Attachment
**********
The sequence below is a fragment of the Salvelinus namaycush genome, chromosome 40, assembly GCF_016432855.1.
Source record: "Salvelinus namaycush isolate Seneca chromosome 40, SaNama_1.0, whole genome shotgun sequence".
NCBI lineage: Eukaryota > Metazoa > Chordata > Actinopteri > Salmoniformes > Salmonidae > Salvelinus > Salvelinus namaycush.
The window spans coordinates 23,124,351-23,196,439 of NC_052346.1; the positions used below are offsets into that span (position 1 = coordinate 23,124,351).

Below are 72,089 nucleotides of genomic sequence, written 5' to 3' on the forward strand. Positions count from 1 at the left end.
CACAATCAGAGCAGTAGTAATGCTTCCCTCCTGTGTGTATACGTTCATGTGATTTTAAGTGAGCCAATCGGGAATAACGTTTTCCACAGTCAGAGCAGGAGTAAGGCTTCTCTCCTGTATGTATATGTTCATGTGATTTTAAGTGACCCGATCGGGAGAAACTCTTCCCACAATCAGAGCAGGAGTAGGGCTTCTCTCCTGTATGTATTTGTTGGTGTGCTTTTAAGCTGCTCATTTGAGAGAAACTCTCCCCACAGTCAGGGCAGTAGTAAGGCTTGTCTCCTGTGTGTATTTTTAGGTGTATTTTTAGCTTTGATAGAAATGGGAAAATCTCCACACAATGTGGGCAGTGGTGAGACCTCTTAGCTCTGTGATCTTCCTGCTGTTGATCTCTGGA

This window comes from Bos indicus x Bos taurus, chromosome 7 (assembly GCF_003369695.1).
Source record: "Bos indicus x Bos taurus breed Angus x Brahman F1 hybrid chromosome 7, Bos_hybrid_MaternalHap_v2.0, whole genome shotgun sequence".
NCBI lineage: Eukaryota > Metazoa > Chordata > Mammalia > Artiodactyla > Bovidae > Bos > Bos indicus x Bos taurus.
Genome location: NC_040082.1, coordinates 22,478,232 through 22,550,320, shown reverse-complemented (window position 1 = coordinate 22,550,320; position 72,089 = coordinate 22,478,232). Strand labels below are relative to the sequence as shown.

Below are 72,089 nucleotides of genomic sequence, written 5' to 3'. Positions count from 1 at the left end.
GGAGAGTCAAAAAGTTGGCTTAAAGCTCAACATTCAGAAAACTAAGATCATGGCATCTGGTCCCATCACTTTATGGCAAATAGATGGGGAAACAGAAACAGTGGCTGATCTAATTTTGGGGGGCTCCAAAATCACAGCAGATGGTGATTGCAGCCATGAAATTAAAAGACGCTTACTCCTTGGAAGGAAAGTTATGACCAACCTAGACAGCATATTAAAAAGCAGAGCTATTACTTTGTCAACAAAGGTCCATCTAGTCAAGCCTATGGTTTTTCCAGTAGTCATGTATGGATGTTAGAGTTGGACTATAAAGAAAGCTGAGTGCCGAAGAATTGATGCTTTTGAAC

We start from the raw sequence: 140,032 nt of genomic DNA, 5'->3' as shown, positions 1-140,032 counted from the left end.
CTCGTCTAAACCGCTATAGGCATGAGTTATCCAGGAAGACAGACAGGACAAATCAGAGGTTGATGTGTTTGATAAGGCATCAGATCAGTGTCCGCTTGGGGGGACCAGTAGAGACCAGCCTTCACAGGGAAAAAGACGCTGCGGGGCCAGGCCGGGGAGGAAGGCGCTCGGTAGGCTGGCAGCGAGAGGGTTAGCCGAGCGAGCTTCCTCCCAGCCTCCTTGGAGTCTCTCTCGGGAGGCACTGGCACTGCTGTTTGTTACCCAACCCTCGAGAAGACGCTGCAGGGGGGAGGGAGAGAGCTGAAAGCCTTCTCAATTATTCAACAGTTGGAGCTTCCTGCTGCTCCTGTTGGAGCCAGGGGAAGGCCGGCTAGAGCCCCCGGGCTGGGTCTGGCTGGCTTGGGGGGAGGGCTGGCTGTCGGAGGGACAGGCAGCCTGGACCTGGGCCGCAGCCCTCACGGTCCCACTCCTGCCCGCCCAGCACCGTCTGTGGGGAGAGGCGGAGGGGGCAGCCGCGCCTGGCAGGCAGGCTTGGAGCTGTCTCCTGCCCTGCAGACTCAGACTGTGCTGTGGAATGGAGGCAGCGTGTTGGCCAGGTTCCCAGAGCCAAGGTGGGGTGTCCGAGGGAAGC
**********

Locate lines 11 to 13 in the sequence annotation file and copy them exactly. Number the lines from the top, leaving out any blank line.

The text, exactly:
Below are 72,089 nucleotides of genomic sequence, written 5' to 3'. Positions count from 1 at the left end.
GGAGAGTCAAAAAGTTGGCTTAAAGCTCAACATTCAGAAAACTAAGATCATGGCATCTGGTCCCATCACTTTATGGCAAATAGATGGGGAAACAGAAACAGTGGCTGATCTAATTTTGGGGGGCTCCAAAATCACAGCAGATGGTGATTGCAGCCATGAAATTAAAAGACGCTTACTCCTTGGAAGGAAAGTTATGACCAACCTAGACAGCATATTAAAAAGCAGAGCTATTACTTTGTCAACAAAGGTCCATCTAGTCAAGCCTATGGTTTTTCCAGTAGTCATGTATGGATGTTAGAGTTGGACTATAAAGAAAGCTGAGTGCCGAAGAATTGATGCTTTTGAAC

We start from the raw sequence: 140,032 nt of genomic DNA, 5'->3' as shown, positions 1-140,032 counted from the left end.